Meeting Simon Casali-Krzentowski off-stage is like being introduced to a
completely different person. The young conductor who explodes, rebels
and frantically inspires his musicians during performances, becomes a
gentle, almost shy person when he no longer wears his concert dress.
Sunday the 17th of February, he will perform with his Hafnia Chamber
Orchestra at the Jerusalem Theatre, presenting works of, amongst others,
Ben-Haim, Donizetti and Tchaikovsky in a concert where the Old World
meets the New World. A monologue:
When I introduce myself, the first question people always ask me, is
where my last name comes from. Originally a Krzentowski, my grandfather
changed his last name into the less Jewish sounding Casali. This was
just before the Holocaust started, after which he fled Italy to start a
new life in Mexico. As a sign of respect for, and identification with,
my past, I decided to add the original family name to the existing one.
It shows the complexity of exile: I have family all over the world.
My parents moved to The Netherlands in which I lived my first 25 years,
after which I continued my studies in Finland and Denmark, residing
currently in the latter. I visit Israel frequently, and itís therefore
such a joy to come back now with my own orchestra.
In the summer of 2005 I founded the Hafnia Chamber Orchestra. Hafnia is
the Latin name for Copenhagen and was chosen to show the international
character of the orchestra. The sixteen members are from various
orchestras from both Denmark and abroad, including the Royal Danish
Opera Orchestra, Staatskapelle Dresden, Hamburg Opera and Finnish Radio
Orchestra. We are all young musicians who come together to enjoy and
perform music during short projects in Denmark and abroad.
In preparing the tour to Israel, putting a programme together was one of
the most fascinating tasks. I wanted to present music that would have an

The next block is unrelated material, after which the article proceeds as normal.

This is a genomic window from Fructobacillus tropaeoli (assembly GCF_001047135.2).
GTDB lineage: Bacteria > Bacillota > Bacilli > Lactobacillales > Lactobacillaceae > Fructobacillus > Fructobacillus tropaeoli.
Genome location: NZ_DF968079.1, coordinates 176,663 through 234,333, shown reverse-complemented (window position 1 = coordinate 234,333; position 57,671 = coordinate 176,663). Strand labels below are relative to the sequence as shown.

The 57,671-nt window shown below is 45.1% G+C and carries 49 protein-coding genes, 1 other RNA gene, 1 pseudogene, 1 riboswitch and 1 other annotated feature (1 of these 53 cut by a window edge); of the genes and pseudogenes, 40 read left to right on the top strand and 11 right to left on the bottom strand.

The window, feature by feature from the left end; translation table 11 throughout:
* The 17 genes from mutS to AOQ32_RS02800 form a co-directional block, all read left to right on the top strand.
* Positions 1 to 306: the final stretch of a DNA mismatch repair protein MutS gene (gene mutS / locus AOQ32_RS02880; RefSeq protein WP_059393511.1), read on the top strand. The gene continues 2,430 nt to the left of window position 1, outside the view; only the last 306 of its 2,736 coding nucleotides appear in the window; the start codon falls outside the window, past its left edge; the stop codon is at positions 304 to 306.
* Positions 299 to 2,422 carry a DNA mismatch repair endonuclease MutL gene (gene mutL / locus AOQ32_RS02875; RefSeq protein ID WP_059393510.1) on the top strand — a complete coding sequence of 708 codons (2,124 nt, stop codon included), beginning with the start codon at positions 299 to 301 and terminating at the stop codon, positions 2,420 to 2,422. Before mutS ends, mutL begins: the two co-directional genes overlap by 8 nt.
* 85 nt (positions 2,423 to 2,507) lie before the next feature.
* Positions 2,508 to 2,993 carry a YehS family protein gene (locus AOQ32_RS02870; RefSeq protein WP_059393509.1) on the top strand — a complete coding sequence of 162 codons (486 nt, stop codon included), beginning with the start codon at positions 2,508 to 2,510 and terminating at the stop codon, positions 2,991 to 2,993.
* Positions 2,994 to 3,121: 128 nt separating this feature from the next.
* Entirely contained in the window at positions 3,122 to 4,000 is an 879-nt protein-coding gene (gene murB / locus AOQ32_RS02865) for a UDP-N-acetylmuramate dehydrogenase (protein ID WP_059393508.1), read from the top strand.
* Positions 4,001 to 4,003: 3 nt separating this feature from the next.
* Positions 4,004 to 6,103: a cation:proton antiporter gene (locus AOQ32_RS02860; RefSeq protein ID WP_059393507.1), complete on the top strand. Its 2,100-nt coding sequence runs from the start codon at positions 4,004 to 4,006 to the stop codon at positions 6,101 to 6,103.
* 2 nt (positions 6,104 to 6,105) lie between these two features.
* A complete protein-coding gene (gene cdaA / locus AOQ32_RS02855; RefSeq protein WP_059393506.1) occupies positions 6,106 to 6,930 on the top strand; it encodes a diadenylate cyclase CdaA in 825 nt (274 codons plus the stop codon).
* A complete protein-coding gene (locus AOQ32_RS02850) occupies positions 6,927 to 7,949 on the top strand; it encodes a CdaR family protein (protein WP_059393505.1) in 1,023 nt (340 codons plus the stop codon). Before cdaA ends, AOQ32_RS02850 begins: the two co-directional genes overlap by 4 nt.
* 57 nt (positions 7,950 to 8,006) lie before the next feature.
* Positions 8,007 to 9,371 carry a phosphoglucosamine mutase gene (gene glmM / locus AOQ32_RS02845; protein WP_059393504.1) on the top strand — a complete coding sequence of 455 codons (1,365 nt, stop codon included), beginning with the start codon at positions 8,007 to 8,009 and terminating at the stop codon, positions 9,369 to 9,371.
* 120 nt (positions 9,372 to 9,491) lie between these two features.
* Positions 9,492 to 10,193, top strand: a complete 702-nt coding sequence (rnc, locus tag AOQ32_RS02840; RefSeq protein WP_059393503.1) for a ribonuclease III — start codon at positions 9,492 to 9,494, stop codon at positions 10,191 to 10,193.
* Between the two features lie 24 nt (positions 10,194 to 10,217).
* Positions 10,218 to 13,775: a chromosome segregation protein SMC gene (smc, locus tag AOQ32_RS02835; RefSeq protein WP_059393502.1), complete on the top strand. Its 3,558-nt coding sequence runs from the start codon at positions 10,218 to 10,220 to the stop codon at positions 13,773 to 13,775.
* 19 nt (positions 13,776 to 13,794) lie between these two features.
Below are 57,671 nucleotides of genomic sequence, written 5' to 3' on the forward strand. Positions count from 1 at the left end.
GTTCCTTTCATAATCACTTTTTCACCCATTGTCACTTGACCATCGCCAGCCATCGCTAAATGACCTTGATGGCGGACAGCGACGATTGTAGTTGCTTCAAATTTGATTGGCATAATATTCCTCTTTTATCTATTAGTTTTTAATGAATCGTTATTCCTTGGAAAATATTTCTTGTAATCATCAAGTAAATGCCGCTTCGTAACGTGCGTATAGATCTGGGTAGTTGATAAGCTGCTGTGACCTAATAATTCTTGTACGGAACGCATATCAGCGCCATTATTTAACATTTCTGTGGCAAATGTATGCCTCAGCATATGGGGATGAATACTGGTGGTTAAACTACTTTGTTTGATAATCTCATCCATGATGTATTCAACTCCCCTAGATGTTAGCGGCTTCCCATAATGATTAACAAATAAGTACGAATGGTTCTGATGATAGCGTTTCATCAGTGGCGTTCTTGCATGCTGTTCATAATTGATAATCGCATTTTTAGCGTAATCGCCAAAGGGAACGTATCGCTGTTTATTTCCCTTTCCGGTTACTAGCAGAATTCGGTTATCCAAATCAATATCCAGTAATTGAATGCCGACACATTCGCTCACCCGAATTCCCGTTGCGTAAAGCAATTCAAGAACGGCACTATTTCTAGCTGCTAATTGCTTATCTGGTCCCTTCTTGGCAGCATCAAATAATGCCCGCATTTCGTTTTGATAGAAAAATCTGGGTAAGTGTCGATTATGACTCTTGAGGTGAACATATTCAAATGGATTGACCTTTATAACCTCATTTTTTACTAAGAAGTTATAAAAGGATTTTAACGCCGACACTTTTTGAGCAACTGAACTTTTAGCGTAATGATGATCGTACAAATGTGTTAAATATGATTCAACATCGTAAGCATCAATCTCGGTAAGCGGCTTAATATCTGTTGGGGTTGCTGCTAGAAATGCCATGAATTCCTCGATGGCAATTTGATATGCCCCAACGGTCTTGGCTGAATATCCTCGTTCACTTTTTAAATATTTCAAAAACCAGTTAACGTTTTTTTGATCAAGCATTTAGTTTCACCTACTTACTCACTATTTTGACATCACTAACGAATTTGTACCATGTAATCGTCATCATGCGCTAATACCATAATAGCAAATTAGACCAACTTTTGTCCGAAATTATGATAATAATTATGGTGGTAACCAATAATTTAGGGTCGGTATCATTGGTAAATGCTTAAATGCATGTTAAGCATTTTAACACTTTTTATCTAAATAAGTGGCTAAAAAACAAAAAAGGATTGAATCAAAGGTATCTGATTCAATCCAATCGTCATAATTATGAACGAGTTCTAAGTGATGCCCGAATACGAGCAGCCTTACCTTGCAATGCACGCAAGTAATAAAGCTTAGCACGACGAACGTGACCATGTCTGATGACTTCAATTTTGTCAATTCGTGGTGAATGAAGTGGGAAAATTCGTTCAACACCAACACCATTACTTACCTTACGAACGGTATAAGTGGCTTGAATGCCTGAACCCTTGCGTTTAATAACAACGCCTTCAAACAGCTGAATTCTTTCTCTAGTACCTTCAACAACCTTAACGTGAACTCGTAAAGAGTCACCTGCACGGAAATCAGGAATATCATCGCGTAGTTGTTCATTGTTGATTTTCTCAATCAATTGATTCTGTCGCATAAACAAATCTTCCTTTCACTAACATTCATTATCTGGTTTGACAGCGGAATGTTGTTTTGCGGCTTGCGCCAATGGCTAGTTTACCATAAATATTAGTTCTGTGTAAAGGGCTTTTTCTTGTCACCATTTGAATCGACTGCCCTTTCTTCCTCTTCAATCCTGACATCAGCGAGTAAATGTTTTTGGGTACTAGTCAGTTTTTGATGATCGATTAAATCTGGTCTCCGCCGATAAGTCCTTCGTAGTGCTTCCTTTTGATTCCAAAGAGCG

artistic and cultural coherence as well as contrast and conflict, all
under the subject of the Old World meeting the New World. Presenting
music of Nielsen and Langgaard, the two leading Danish composers of the
first half of the 20th Century, I put together two artists who during
their lifetime were bitter competitors. While the former presented the
more innovative stream, the latter clung to old Romantic principles.
Nielsen acquired world fame, whereas Langgaard died unknown and
Performing in Israel meant for me presenting a work of an Israeli
composer. Ben-Haim was the perfect exponent. Born in Europe and
responsible for educating and inspiring a whole generation of Israeli
composers he is the personification of the Old World meeting the New
World. The two last composers who complete the programme, Donizetti and
Tchaikovsky, present a European journey from Tsarist Russia to the warm
Mediterranean. Donizetti wrote his work as a teenager, Tchaikovsky wrote
his work after a visit to Italy. The question as to if I consider Israel
to be the Old or the New World, I wonít give an answer. That is to be
interpreted by the listeners of our concert.
Having toured Vietnam last year, itís important for me to come with the
orchestra to Israel. Itís frightening and sad to see how the world has
turned its sympathy for the country into scepticism and aggressive
criticism. Now that the Holocaust more and more becomes a memory, the
feeling of supporting a country which ensures that something like that
will never happen again, disappears with it. The softer the cries of
survivors become, the louder the opposition against Israel gets. I see
how people around me, always having felt the security of a safe
democracy, judge a country surrounded by so much aggression and threats.
To come here and make music therefore is so much more then just
performing in great venues and visiting family. Itís showing my support
for something I believe in. Itís returning to a country I deeply love.
Itís like coming home.
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